Time flies and it’s been six months now since I joined the Raspberry Pi Foundation. My role, Senior Research Manager, was a new one in a fast developing organisation and I’m often asked questions about exactly what it involves. At the start I was asking these questions myself, and it was great to be in the position of really defining something totally new.
I was brought on board at the Foundation to bring a research perspective and to work with everyone to develop an even better informed and robust approach to their work. It’s worth noting the distinction between the Raspberry Pi Foundation and the Raspberry Pi computer. The computers are invented and brought to market by Raspberry Pi Trading Ltd. This is a company led by Eben Upton that is wholly owned by the Raspberry Pi Foundation. That means all the profits from the low cost computer and official accessories go to the Foundation to deliver on its outcomes as an educational charity. I’m employed by the Foundation so I focus on the educational and community programmes we run rather than work on the computers themselves. Having said that the two organisations do work really closely, share an open plan office, and influence each other.
So what have I actually been doing?
Annual Review 2015
The first thing I worked on was writing and producing the annual review for the charity for last year. This was very well timed, it allowed me to spend some time talking in-depth to all of my colleagues about what they do, what they achieved in the last year and the impact they are trying to make. I put this all together into a really fun publication with the considerable help of illustrator Sam Alder and MagPi editor Russell Barnes and his team of designers. It was good to get a publication out so soon after starting the job, and I’m pleased with it as a statement of what my colleagues achieved in 2015. You can read the publication here.
Teacher Training Development
The Raspberry Pi Foundation have been running Picademy events to train teachers in physical computing for the past few years. Code Club have been running training sessions for primary teachers new to teaching computing. As the two teams have merged it has given an opportunity to develop their offers, and I’ve been helping with this work which is ongoing. I’ve brought my experience in teacher education to the work on how we make this work even more effective, fed in the research on effective teacher professional development, and started to help the teams think about how they define and track the impact they have.
Certified Educators Survey
Linked to the above, we wanted to gather better information on what teachers have done after the training my colleagues have provided them with. We put together an annual survey asking about how they had used what they learned from Picademy and what we could do to support them better. I was amazed at the generous response from Certified Educators, with 60% of them responding to the detailed survey, a response rate I’ve not seen before from an online form! This was in itself an interesting exercise, and we tried out and measured all the different ways we used to contact them so that we can learn from the success.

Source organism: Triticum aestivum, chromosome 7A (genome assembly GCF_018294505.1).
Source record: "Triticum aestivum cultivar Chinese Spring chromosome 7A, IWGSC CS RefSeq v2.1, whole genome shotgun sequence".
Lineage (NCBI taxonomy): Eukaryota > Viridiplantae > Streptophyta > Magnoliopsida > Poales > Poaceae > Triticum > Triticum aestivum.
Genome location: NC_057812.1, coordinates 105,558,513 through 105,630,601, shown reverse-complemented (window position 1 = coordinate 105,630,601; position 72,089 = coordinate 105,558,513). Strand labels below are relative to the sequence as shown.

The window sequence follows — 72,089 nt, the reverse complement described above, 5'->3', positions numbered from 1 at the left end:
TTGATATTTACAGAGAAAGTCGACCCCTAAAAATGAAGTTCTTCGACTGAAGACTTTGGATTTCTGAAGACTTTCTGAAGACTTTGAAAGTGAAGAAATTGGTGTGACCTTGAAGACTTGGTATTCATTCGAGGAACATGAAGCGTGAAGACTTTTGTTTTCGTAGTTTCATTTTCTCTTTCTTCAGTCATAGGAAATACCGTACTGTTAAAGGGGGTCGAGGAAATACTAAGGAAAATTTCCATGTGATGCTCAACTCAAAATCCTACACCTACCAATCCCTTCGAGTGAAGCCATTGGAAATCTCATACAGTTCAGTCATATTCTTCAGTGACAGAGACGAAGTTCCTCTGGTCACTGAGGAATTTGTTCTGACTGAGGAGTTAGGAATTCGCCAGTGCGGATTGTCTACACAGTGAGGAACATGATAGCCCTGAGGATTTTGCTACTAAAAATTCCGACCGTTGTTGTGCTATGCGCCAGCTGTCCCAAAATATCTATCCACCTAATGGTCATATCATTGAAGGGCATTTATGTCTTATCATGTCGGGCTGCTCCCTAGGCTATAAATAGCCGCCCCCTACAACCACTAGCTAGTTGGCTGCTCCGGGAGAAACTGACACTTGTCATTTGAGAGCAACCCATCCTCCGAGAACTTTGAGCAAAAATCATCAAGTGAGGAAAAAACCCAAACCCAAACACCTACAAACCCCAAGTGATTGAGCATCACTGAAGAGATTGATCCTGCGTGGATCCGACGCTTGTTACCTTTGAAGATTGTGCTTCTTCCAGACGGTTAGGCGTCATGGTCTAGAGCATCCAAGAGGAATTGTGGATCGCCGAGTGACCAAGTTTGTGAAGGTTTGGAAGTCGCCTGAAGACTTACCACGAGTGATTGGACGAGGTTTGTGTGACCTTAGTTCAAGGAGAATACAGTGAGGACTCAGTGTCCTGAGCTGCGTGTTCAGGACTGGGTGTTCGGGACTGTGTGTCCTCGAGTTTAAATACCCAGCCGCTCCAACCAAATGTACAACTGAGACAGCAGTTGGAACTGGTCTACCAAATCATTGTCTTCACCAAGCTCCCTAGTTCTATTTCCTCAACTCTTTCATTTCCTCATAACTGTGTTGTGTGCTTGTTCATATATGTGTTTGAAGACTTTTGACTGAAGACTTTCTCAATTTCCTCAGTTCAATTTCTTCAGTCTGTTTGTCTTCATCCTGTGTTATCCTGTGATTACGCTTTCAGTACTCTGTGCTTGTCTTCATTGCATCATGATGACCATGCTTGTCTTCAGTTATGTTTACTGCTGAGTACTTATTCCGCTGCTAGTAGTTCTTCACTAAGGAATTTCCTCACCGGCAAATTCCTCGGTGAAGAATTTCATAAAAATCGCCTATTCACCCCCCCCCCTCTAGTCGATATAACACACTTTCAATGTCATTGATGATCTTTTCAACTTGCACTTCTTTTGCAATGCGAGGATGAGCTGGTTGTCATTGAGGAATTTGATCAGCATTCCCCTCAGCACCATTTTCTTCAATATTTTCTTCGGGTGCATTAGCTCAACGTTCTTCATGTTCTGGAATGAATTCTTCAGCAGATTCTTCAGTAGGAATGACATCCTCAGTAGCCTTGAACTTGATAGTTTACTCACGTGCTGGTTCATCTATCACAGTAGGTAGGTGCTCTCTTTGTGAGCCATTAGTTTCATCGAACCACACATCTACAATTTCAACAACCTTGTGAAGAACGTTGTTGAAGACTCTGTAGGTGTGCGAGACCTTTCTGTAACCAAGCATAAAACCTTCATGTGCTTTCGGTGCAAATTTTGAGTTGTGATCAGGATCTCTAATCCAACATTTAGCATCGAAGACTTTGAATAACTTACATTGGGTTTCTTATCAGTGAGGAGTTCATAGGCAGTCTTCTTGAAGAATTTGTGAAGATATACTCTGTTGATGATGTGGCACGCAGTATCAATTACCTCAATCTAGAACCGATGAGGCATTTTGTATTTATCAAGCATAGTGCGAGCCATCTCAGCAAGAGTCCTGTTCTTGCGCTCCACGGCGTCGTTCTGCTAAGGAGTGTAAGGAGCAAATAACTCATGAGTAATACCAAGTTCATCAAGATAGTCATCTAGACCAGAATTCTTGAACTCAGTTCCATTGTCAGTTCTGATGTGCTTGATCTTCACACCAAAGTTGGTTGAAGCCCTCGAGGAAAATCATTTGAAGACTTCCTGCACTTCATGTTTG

Code Club trials
Lots of the ideas that I used to reach out to the Certified Educators came from some work we are doing with the Behavioural Insights Team trialling new ways to reach out to volunteers who run Code Clubs, and prospective new supporters. We’re still working on this project, trying out new things, and it’s been really interesting.
Education Grant Fund review
In the last 18 months year the Raspberry Pi Foundation has had a new CEO and a new strategy. The focus is now on running educational programmes ourselves and with partners, but in the past the foundation gave out grants to other organisations to support their educational projects. I undertook a review of this grant funding for the trustees, and it was great to see so many innovative projects providing opportunities for digital making to people all over the world.
Creative Technologists Evaluation
My colleague Rachel Rayns ran a programme over the last year to mentor young people in bringing together digital technology and the creative arts. I worked with her to look at what we had learned from the programme and should incorporate into future work. It was great getting to know the young people involved and experiencing their exhibition of new works of creative technology. More here.
Theory of Change
My latest project is working with everyone in the foundation to build a Theory of Change for our work. This is a plan that describes the change we are trying to make in the world and how the work that we do makes it happen. I’m only in the early stages, but it’s already fascinating talking to everyone about their ambitious aims, and doing the hard work with them to figure out how we make sure that everything we do contributes to reaching those aims. I wrote about Theory of Change a while back here.
Through working on these projects, a series of needs have emerged that research can help with, and even more ambitions have been developed as to how research can contribute even more towards the foundation’s mission to put the power of digital making in the hands of people all over the world. This post is focused on activities, but while doing all of these projects I’ve developed a strategy for research that will guide my work as it continues to develop.
It’s been a great six months. I’ve really enjoyed working with so many people passionate about computing, digital making and creating opportunities for young people. Raspberry Pi is a creative and fun place to work, and it’s a positive challenge being able to work on bringing even more rigour to what we do and developing a better understanding of how projects work and people learn in digital making.